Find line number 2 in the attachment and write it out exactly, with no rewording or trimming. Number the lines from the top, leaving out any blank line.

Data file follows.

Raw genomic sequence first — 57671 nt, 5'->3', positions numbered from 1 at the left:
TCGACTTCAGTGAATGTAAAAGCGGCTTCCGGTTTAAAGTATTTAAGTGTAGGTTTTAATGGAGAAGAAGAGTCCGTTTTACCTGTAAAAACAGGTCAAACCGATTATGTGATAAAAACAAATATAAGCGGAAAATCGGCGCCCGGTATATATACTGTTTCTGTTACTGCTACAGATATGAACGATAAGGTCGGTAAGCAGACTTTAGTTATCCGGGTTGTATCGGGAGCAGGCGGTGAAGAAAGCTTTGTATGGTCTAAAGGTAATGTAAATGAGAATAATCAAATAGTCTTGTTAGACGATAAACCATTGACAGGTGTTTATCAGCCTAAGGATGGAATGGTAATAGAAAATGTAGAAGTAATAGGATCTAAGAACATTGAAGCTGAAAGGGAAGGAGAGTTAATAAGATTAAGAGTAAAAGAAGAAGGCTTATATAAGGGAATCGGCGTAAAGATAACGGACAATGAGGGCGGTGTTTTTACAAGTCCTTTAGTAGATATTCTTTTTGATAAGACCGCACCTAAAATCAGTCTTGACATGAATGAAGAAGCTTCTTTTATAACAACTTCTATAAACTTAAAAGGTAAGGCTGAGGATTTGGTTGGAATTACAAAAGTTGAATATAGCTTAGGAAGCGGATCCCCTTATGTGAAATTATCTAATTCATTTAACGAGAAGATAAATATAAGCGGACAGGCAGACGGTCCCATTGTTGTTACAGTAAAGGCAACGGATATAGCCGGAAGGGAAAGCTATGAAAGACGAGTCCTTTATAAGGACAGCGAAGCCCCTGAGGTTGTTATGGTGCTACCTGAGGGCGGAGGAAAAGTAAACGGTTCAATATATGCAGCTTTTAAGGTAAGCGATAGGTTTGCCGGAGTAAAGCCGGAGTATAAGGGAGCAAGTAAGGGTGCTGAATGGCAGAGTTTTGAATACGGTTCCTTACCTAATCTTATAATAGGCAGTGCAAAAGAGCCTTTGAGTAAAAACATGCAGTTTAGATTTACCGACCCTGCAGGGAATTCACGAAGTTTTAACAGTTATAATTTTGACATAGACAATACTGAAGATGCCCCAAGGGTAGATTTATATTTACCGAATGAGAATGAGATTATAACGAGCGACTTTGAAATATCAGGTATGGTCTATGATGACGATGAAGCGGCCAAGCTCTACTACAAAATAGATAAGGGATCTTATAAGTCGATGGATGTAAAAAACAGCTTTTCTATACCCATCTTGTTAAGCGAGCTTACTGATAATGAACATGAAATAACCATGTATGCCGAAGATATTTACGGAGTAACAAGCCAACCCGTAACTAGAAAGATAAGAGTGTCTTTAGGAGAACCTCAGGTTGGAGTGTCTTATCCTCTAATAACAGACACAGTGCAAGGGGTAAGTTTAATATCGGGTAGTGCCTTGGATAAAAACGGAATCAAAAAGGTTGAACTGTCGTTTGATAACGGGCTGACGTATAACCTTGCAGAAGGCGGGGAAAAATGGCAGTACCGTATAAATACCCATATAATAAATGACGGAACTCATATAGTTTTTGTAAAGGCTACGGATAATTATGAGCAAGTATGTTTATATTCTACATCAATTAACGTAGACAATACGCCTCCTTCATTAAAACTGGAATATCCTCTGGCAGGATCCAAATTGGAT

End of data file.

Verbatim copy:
TCGACTTCAGTGAATGTAAAAGCGGCTTCCGGTTTAAAGTATTTAAGTGTAGGTTTTAATGGAGAAGAAGAGTCCGTTTTACCTGTAAAAACAGGTCAAACCGATTATGTGATAAAAACAAATATAAGCGGAAAATCGGCGCCCGGTATATATACTGTTTCTGTTACTGCTACAGATATGAACGATAAGGTCGGTAAGCAGACTTTAGTTATCCGGGTTGTATCGGGAGCAGGCGGTGAAGAAAGCTTTGTATGGTCTAAAGGTAATGTAAATGAGAATAATCAAATAGTCTTGTTAGACGATAAACCATTGACAGGTGTTTATCAGCCTAAGGATGGAATGGTAATAGAAAATGTAGAAGTAATAGGATCTAAGAACATTGAAGCTGAAAGGGAAGGAGAGTTAATAAGATTAAGAGTAAAAGAAGAAGGCTTATATAAGGGAATCGGCGTAAAGATAACGGACAATGAGGGCGGTGTTTTTACAAGTCCTTTAGTAGATATTCTTTTTGATAAGACCGCACCTAAAATCAGTCTTGACATGAATGAAGAAGCTTCTTTTATAACAACTTCTATAAACTTAAAAGGTAAGGCTGAGGATTTGGTTGGAATTACAAAAGTTGAATATAGCTTAGGAAGCGGATCCCCTTATGTGAAATTATCTAATTCATTTAACGAGAAGATAAATATAAGCGGACAGGCAGACGGTCCCATTGTTGTTACAGTAAAGGCAACGGATATAGCCGGAAGGGAAAGCTATGAAAGACGAGTCCTTTATAAGGACAGCGAAGCCCCTGAGGTTGTTATGGTGCTACCTGAGGGCGGAGGAAAAGTAAACGGTTCAATATATGCAGCTTTTAAGGTAAGCGATAGGTTTGCCGGAGTAAAGCCGGAGTATAAGGGAGCAAGTAAGGGTGCTGAATGGCAGAGTTTTGAATACGGTTCCTTACCTAATCTTATAATAGGCAGTGCAAAAGAGCCTTTGAGTAAAAACATGCAGTTTAGATTTACCGACCCTGCAGGGAATTCACGAAGTTTTAACAGTTATAATTTTGACATAGACAATACTGAAGATGCCCCAAGGGTAGATTTATATTTACCGAATGAGAATGAGATTATAACGAGCGACTTTGAAATATCAGGTATGGTCTATGATGACGATGAAGCGGCCAAGCTCTACTACAAAATAGATAAGGGATCTTATAAGTCGATGGATGTAAAAAACAGCTTTTCTATACCCATCTTGTTAAGCGAGCTTACTGATAATGAACATGAAATAACCATGTATGCCGAAGATATTTACGGAGTAACAAGCCAACCCGTAACTAGAAAGATAAGAGTGTCTTTAGGAGAACCTCAGGTTGGAGTGTCTTATCCTCTAATAACAGACACAGTGCAAGGGGTAAGTTTAATATCGGGTAGTGCCTTGGATAAAAACGGAATCAAAAAGGTTGAACTGTCGTTTGATAACGGGCTGACGTATAACCTTGCAGAAGGCGGGGAAAAATGGCAGTACCGTATAAATACCCATATAATAAATGACGGAACTCATATAGTTTTTGTAAAGGCTACGGATAATTATGAGCAAGTATGTTTATATTCTACATCAATTAACGTAGACAATACGCCTCCTTCATTAAAACTGGAATATCCTCTGGCAGGATCCAAATTGGAT